Goods?
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The Difficult Job of Cost-Benefit Analysis
• Cost benefit analysis refers to a study that
compares the costs and benefits to society of
providing a public good.
• In order to decide whether to provide a public
good or not, the total benefits of all those who
use the good must be compared to the costs of
providing and maintaining the public good.
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The Difficult Job of Cost-Benefit Analysis
• A cost-benefit analysis would be used to
estimate the total costs and benefits of the
project to society as a whole.
• It is difficult to do because of the absence of prices
needed to estimate social benefits and resource
costs.
• The value of life, the consumer’s time, and
aesthetics are difficult to assess.
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COMMON RESOURCES
• Common resources, like public goods, are not
excludable. They are available free of charge to
anyone who wishes to use them.
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COMMON RESOURCES
• Common resources are rival goods because one
person’s use of the common resource reduces
other people’s use.
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Tragedy of the Commons
• The Tragedy of the Commons is a parable that
illustrates why common resources get used
more than is desirable from the standpoint of
society as a whole.
• Common resources tend to be used excessively
when individuals are not charged for their usage.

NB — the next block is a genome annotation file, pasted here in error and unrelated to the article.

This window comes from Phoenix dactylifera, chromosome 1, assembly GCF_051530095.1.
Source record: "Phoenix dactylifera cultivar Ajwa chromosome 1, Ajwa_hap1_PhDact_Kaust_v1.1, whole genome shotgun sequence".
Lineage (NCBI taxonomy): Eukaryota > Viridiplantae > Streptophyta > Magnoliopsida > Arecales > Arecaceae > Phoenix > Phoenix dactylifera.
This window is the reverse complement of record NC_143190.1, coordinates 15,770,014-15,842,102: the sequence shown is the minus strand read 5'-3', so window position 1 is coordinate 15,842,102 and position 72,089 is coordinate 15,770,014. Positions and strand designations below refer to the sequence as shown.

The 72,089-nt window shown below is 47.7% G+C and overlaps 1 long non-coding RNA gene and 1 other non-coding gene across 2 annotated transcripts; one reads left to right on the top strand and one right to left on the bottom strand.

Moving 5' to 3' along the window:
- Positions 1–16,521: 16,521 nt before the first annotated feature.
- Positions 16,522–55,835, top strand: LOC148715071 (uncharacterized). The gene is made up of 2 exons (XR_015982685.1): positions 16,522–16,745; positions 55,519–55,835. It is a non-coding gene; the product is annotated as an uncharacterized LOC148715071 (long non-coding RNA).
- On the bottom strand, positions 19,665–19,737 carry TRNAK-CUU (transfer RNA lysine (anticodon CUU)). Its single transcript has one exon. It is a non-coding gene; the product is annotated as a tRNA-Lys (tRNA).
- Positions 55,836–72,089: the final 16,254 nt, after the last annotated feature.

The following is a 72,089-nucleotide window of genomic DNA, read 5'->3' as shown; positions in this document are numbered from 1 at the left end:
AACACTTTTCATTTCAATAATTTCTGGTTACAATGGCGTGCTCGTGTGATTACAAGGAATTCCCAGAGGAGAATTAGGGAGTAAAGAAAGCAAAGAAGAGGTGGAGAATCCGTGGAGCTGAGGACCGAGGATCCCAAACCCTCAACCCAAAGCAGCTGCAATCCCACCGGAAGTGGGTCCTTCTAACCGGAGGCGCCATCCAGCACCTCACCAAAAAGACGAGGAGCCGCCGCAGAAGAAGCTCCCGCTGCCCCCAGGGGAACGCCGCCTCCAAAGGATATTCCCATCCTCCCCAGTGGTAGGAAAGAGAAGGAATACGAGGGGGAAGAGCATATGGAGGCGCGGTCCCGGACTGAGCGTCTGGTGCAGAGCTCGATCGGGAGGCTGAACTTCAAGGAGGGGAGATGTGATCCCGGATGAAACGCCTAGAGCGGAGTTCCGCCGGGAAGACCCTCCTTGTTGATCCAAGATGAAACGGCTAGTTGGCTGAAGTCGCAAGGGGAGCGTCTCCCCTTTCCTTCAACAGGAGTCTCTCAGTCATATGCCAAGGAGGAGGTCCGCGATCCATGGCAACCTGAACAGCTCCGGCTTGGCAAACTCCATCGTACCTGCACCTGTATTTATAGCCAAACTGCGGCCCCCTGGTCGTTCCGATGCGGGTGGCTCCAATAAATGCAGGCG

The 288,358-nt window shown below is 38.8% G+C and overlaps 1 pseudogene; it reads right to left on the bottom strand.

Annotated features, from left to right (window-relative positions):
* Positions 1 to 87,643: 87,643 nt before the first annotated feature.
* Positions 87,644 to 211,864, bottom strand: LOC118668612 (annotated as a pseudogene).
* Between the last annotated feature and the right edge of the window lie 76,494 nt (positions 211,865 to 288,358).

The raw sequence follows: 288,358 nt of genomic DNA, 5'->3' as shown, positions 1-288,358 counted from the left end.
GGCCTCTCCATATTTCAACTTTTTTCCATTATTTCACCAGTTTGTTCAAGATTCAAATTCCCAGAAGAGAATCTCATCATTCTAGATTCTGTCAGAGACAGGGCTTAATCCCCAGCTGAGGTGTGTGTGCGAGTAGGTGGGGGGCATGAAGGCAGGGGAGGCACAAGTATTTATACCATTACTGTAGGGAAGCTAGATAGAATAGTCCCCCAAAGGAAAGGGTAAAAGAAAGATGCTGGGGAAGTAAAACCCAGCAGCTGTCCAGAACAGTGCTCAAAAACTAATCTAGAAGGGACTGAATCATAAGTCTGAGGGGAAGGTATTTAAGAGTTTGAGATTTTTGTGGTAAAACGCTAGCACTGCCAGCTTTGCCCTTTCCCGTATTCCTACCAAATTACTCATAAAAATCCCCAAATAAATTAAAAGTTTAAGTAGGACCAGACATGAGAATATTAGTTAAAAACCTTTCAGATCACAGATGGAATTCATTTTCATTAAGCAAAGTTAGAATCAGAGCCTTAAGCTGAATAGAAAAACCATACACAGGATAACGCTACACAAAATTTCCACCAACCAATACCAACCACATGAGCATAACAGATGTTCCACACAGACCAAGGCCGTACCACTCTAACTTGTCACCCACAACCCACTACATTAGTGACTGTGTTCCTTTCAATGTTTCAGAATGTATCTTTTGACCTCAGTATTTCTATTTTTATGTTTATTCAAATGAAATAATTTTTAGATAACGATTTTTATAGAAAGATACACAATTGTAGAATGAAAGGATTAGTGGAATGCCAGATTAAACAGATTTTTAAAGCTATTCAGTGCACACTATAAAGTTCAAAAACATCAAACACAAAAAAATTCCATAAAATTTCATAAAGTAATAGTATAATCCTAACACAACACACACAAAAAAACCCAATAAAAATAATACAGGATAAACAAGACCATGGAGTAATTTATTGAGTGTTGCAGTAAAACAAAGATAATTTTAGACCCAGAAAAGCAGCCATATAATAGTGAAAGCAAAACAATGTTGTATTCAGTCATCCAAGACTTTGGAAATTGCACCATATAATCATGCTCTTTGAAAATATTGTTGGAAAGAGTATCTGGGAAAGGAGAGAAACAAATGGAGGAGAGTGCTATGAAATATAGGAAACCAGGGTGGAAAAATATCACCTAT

• This is similar to a negative externality.
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Some Important Common Resources
• Clean air and water
• Congested roads
• Fish, whales, and other wildlife
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CASE STUDY: Why Isn’t the Cow Extinct?
• Will the market protect me?
Private
Ownership and
the Profit
Motive!
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CONCLUSION: THE IMPORTANCE OF
PROPERTY RIGHTS
• The market fails to allocate resources
efficiently when property rights are not wellestablished (i.e. some item of value does not
have an owner with the legal authority to
control it).
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CONCLUSION: THE IMPORTANCE OF
PROPERTY RIGHTS
• When the absence of property rights causes a
market failure, the government can potentially
solve the problem.
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Summary
• Goods differ in whether they are excludable
and whether they are rival.
• A good is excludable if it is possible to prevent
someone from using it.
• A good is rival if one person’s enjoyment of the
good prevents other people from enjoying the same
unit of the good.
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Summary
• Public goods are neither rival nor excludable.
• Because people are not charged for their use of
public goods, they have an incentive to free ride
when the good is provided privately.
• Governments provide public goods, making
quantity decisions based upon cost-benefit
analysis.
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Summary
• Common resources are rival but not excludable.
• Because people are not charged for their use of
common resources, they tend to use them
excessively.
• Governments tend to try to limit the use of
common resources.